Russian President Vladimir Putin said that Russia plans to deploy tactical nuclear weapons in Belarus.
This marks Moscow's latest attempt to use the threat of a nuclear war to ramp up tensions with the United States and the North-Atlantic Treaty Organisation over the invasion of Ukraine, Financial Times reported.
Putin said work would be completed on building storage units for tactical nuclear weapons in Belarus on July 1, a move he likened to US nuclear deployments in Europe.
The Russian leader said Moscow has already transferred an Iskander short-range missile system -- which can be fitted with nuclear or conventional warheads -- to Belarus.
Though Putin said Russia would not transfer control of the tactical nuclear weapons to Belarus or violate its nuclear non-proliferation obligations, the decision is one of the Kremlin's most significant steps with its arsenal since it invaded Ukraine more than a year ago, according to Financial Times.
The Russian President said the deployment was in response to a longstanding request from Belarus's leader Alexander Lukashenko, who has allowed Russia to use the country as a launch pad for attacks on Ukraine, thereby moving his country deeper into the Kremlin's embrace.
"There is nothing unusual here: first of all, the US has been doing this for decades," Putin said.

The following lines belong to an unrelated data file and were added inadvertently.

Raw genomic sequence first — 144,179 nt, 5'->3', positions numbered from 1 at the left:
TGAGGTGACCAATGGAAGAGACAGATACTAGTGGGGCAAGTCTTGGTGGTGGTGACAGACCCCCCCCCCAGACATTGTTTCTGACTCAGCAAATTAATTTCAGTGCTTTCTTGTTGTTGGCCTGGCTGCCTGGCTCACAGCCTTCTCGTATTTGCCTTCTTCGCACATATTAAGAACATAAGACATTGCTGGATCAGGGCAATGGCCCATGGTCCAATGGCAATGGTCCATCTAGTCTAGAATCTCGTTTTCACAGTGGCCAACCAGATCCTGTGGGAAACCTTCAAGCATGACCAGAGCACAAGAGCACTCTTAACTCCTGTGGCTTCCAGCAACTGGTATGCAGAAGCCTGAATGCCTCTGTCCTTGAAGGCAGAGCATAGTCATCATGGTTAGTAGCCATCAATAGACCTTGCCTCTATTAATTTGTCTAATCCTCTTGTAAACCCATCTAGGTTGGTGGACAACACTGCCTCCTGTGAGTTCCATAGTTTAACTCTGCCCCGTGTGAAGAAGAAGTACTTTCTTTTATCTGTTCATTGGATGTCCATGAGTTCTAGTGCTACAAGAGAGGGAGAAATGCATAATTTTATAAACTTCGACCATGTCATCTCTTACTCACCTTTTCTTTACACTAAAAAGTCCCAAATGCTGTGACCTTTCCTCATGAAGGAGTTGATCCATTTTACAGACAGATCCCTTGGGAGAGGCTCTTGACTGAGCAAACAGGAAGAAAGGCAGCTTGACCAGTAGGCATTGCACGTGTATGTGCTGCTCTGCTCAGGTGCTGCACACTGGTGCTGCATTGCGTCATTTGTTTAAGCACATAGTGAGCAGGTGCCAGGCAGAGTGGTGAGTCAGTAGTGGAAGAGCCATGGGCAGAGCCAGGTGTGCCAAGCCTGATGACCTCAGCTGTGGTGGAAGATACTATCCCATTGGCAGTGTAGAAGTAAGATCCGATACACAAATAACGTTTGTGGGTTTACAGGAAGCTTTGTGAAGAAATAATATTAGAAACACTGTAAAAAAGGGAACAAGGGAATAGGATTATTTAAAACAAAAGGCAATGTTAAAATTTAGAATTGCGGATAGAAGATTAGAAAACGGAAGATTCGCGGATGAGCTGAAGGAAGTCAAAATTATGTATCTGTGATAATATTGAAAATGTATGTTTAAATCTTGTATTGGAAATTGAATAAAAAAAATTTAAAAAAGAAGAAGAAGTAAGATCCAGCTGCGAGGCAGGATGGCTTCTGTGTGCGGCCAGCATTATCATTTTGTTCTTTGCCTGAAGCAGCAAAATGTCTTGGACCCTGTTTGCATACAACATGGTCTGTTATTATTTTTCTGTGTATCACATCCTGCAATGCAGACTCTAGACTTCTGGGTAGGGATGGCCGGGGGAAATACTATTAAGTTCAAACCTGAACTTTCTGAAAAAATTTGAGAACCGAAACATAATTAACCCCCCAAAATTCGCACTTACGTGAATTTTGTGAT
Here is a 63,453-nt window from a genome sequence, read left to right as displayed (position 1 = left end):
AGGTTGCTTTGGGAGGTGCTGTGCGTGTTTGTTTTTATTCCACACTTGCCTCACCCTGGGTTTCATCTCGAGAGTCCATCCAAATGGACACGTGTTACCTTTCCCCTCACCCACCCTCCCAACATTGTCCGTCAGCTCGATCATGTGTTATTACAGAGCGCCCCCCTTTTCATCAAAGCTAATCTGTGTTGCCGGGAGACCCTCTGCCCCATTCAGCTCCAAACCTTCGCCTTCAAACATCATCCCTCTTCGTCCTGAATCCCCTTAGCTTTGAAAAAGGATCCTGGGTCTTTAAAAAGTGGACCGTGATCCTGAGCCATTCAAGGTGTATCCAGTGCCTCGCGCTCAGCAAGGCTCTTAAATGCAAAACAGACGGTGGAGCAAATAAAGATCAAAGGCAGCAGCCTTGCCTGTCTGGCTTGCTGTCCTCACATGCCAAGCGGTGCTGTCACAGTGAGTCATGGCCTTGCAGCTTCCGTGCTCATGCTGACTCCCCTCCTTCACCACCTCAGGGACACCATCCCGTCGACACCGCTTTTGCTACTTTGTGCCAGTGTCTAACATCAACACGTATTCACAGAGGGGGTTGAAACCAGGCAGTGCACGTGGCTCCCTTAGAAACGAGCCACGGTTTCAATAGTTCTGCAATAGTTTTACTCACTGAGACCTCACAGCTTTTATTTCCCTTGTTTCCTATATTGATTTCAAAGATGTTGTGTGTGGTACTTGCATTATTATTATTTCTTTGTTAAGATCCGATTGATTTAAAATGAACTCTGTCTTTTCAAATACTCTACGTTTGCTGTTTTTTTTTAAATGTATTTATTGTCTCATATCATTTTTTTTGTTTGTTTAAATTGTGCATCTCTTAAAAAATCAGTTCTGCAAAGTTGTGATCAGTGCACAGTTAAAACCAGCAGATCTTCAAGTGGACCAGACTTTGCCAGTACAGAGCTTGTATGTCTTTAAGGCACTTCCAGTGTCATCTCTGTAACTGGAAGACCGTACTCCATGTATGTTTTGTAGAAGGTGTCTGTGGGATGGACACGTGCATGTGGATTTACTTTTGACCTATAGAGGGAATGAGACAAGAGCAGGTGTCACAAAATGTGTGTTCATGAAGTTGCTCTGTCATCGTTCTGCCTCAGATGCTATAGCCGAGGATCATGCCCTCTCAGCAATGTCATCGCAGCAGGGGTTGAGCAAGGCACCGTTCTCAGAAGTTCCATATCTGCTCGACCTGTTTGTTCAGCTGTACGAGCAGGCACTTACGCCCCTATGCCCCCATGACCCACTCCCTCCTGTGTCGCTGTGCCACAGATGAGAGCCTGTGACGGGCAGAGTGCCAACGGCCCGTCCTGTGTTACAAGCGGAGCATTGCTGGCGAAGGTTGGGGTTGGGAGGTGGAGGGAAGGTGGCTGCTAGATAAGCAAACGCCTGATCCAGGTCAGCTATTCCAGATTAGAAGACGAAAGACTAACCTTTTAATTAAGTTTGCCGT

"They placed their tactical nuclear weapons in six different allied Nato countries in Europe. [ . . . ] we have agreed to do the same thing, without, I stress, violating our international non-proliferation obligations," Putin said.
"They have [tactical nuclear weapons] in certain countries, prepare the delivery systems, and train the crews. We're planning to do the same thing," he added, as quoted by Financial Times.
Putin accused the 'West' of fueling the Ukraine crisis and said that the 'West' is gambling on the fates of entire states and peoples, according to the Kremlin's statement.
Putin, in an article for the Chinese Communist Party's flagship newspaper, People's Daily, stated that the NATO is striving for the global reach of activities and seeking to penetrate the Asia-Pacific.
'The crisis in Ukraine, which was provoked and is being diligently fuelled by the West, is the most striking, yet not the only, manifestation of its desire to retain its international dominance and preserve the unipolar world order. It is crystal clear that NATO is striving for a global reach of activities and seeking to penetrate the Asia-Pacific,' Putin said.
'It is obvious that there are forces persistently working to split the common Eurasian space into a network of 'exclusive clubs' and military blocs that would serve to contain our countries' development and harm their interests. This won't work,' he added.
The government in Belarus, which is situated west of Russia on Ukraine's long northern border, is among Moscow's closest allies.
Belarus has had no nuclear weapons on its territory since the early 1990s.
Shortly after gaining independence following the collapse of the Soviet Union, it agreed to transfer all Soviet-era weapons of mass destruction stationed there to Russia.
Belarus helped Russia launch its initial invasion of Ukraine in February 2022, allowing the Kremlin's troops to enter the country from the north.
There have been fears throughout the conflict that Belarus will again be used as a launching ground for an offensive, or that Minsk's own troops will join the conflict, CNN reported.